UC a ‘shining star’ for college campuses in sustainability
UC a 'shining star' for college campuses in sustainability
Sierra magazine has placed the University of California's 10 campuses "in a league of their own" in the Sierra Club publication's second annual green college guide, which hit newsstands today (Aug. 21).
The ranking, along with others by Kaplan and Hearst's TheDailyGreen.com, highlight UC's role as a sustainability leader.
"Sustainability is a priority for the University of California," said Katherine N. Lapp, UC executive vice president for business operations. "We are honored by the recognition of UC's initiatives to reduce waste, expand transportation alternatives, conserve energy and water, and offer green dining options on campuses. We're excited about continuing to enhance these best practices while also advancing research innovations to solve environmental challenges and preparing students for green careers."
Sierra features the 10-campus UC system and the Eco League -- five liberal arts schools focused on environmental education -- as two "shining stars," national environmental leaders among colleges. The magazine, which ranked UC No. 4 in its initial green college guide last year, adjusted its approach this year to measure campuses as individual institutions but still wanted to recognize UC's systemwide achievements. Middlebury College in Vermont led Sierra's top 10 "coolest schools" list.
"We really wanted to highlight the great work that schools throughout the (UC) system are doing," said Josie Garthwaite, Sierra lifestyle editor. "It's a real leader when it comes to environmental policies in higher education."
The magazine spotlights several of UC's green efforts, such as vegetarian dining options at UC Berkeley, UC Davis harvesting campus olive trees into award-winning olive oils, UC Santa Cruz offsetting 100 percent of its electricity consumption with renewable energy credits, solar-powered water heaters at four UCLA student residence halls and UC San Diego generating renewable energy.
UC campuses also are featured in Sierra's list of "hot jobs to chill the planet," with top schools including UC Berkeley (wildlife biologist, environmental journalist, green building consultant), UC Davis (wildlife biologist) and UCLA (outdoor education coordinator).
Meanwhile, the UC system also earned a spot in Kaplan College Guide 2009's top 10 greenest schools (the top 10 are not assigned a number ranking), calling it "a leader in green initiatives across its ten campuses." Kaplan Publishing, a New York-based educational services provider, focused its 2009 college guide for the first time on environmentally responsible schools and green careers.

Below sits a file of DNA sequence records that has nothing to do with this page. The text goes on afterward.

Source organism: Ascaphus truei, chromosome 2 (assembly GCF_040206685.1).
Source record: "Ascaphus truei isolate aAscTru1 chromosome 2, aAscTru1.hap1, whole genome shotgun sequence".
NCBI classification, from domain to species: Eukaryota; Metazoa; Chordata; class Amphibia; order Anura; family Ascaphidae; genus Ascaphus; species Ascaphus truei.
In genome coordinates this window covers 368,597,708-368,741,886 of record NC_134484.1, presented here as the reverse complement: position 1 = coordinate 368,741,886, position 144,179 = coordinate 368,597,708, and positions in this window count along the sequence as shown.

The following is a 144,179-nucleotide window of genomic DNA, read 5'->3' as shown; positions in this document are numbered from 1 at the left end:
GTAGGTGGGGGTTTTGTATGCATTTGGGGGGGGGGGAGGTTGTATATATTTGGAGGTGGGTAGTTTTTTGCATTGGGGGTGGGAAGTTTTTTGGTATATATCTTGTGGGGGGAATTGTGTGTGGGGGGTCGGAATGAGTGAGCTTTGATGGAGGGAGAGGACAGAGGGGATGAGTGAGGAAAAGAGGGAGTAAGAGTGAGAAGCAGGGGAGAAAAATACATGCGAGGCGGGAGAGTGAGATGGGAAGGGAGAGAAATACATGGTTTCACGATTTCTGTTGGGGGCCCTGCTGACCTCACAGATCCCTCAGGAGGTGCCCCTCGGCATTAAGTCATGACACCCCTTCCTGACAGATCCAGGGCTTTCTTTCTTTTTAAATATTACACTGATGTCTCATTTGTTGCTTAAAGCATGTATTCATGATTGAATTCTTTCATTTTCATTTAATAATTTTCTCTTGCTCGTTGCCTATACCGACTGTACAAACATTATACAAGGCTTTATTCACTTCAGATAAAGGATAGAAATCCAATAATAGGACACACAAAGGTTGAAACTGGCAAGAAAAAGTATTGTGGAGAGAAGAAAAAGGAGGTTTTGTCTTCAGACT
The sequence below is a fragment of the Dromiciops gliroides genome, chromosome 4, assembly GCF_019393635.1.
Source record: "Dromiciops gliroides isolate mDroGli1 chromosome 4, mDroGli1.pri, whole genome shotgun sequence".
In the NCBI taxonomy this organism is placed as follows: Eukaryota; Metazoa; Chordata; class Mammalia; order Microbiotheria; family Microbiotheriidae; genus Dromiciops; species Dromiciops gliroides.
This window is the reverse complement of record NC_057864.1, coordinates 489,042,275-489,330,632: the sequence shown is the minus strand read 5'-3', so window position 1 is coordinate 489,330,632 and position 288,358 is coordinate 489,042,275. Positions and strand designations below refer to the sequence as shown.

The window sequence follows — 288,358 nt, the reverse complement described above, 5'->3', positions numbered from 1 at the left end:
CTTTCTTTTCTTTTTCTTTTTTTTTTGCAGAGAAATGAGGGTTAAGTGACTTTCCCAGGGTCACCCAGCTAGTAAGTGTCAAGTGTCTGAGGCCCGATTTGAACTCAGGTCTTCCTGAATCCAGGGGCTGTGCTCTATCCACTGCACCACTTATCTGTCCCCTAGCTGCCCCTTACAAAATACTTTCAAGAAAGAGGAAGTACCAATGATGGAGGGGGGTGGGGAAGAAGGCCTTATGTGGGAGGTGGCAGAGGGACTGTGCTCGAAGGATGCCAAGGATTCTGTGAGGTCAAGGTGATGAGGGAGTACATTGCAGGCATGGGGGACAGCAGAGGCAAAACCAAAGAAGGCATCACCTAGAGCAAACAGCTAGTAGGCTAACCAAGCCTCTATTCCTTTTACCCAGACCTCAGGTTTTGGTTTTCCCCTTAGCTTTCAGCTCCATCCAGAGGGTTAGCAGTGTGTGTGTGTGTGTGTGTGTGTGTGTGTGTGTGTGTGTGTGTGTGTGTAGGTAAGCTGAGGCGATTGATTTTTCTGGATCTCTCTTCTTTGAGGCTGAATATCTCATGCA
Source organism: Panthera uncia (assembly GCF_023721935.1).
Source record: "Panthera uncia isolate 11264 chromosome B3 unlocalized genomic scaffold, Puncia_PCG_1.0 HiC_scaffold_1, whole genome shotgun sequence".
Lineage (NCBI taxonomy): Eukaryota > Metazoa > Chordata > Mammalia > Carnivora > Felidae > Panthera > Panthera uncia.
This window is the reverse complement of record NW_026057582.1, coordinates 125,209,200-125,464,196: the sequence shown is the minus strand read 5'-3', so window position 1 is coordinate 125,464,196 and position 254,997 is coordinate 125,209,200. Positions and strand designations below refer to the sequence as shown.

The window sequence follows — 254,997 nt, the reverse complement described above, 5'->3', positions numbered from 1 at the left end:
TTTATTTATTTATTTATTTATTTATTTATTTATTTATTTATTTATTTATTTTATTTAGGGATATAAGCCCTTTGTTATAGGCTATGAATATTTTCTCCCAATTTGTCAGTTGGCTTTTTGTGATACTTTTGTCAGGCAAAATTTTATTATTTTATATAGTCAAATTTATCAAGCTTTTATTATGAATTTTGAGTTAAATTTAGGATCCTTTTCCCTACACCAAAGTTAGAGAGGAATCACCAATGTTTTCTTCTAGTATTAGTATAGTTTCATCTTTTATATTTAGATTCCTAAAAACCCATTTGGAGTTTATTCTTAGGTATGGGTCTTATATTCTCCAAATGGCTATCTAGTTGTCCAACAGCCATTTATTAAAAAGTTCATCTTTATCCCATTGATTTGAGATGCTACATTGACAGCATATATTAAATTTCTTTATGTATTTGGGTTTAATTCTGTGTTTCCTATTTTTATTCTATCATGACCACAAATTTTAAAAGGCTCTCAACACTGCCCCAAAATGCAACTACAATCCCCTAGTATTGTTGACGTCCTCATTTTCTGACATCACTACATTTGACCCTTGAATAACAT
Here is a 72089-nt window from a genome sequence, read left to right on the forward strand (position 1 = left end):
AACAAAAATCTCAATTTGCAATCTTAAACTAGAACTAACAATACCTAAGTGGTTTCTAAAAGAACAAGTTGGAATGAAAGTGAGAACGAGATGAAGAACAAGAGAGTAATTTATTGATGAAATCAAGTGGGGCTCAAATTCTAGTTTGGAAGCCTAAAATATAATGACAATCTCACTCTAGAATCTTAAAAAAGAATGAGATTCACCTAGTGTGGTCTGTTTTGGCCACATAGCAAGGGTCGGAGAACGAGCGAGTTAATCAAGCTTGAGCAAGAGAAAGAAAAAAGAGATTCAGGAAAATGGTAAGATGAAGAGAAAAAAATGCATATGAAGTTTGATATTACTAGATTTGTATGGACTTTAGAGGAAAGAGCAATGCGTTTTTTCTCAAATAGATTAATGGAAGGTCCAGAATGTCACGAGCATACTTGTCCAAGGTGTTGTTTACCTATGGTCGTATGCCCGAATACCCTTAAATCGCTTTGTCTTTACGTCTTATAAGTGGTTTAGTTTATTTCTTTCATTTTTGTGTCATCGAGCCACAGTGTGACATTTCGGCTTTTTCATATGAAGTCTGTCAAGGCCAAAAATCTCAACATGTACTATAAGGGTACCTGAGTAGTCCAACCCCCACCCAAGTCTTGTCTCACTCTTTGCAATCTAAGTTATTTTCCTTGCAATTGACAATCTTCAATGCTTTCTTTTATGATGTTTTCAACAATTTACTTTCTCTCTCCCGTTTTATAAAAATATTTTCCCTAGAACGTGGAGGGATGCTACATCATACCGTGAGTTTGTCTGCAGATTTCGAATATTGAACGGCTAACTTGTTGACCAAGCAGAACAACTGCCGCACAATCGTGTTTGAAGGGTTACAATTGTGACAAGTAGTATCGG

Under Kaplan's "10 hot green careers," top schools included UC Berkeley (environmental engineering, transportation systems planning), UC Davis (organic agriculture) and UC San Diego (transportation systems planning).
Among the guide's other highlights: UC Santa Cruz purchases 25 percent of its produce from local organic farmers; UC Berkeley serves only all-organic greens at its dining hall salad bars; UC Santa Barbara and UC Santa Cruz students can use pubic transportation free of cost; UC San Diego has more than 200 electric vehicles and another 30 hybrid vehicles for campus use; and UC Irvine's shuttles run entirely on biodiesel.
Hearst's TheDailyGreen.com ranked the UC system as No. 7on its list of 10 of the greenest colleges in America. "With 10 campuses spread out across the Golden State, the University of California has set the goals of boosting the use of low- and zero-emission vehicles by 50 percent by the year 2010, generating 10 megawatts of renewable energy by 2014, and achieving zero waste" by 2020, the July report said. "UCLA has already increased bicycle use by an encouraging 50 percent. UC Berkeley, well known for its passionate progressive spirit, has won national attention for hosting the first certified organic kitchen in a college setting. UC Merced, in the center of the state, is home to several impressive green buildings." Indeed, UC Merced is the only university in the country to have 100 percent of its buildings achieve LEED certification.
UC's sustainability policy began covering green building design and clean energy standards in 2004. The policy expanded in 2006 to include sustainable transportation practices and greenhouse gas emissions reductions. In 2007, climate protection practices, green building renovations, sustainable operations and maintenance, waste reduction, and environmentally preferable purchasing were added to UC's green business strategies.
For more information on UC's sustainability efforts:
Fact sheet -- Sustainable Transportation at UC (pdf)